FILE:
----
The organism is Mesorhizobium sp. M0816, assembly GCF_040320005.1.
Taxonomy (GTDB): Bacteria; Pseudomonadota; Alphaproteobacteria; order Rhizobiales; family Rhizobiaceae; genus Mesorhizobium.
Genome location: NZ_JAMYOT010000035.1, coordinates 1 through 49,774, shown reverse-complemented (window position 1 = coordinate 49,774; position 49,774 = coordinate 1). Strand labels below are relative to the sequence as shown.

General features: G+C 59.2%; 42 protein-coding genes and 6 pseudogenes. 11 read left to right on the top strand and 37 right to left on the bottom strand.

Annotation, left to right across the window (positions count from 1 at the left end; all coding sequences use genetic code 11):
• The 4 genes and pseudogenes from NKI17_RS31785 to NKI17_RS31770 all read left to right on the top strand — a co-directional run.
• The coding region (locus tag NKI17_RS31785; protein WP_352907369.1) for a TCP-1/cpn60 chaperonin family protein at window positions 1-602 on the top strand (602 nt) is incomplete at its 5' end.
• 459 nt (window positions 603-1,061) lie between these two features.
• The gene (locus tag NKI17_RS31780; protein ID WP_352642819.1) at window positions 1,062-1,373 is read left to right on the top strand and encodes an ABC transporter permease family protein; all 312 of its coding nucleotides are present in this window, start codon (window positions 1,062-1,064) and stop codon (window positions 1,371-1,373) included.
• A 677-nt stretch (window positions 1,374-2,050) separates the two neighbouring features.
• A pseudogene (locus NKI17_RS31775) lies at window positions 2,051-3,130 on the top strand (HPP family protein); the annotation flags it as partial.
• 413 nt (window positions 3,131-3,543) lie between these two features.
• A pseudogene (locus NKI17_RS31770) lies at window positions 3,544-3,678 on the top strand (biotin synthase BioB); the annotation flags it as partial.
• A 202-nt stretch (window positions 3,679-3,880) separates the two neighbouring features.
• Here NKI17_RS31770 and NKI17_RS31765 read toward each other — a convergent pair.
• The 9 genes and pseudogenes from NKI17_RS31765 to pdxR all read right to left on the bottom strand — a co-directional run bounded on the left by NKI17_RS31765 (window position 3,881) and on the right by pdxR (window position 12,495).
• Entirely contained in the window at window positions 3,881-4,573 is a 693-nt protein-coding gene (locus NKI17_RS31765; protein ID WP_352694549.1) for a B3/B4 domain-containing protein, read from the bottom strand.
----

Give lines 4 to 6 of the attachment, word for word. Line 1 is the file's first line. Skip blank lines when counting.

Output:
General features: G+C 59.2%; 42 protein-coding genes and 6 pseudogenes. 11 read left to right on the top strand and 37 right to left on the bottom strand.

Annotation, left to right across the window (positions count from 1 at the left end; all coding sequences use genetic code 11):
• The 4 genes and pseudogenes from NKI17_RS31785 to NKI17_RS31770 all read left to right on the top strand — a co-directional run.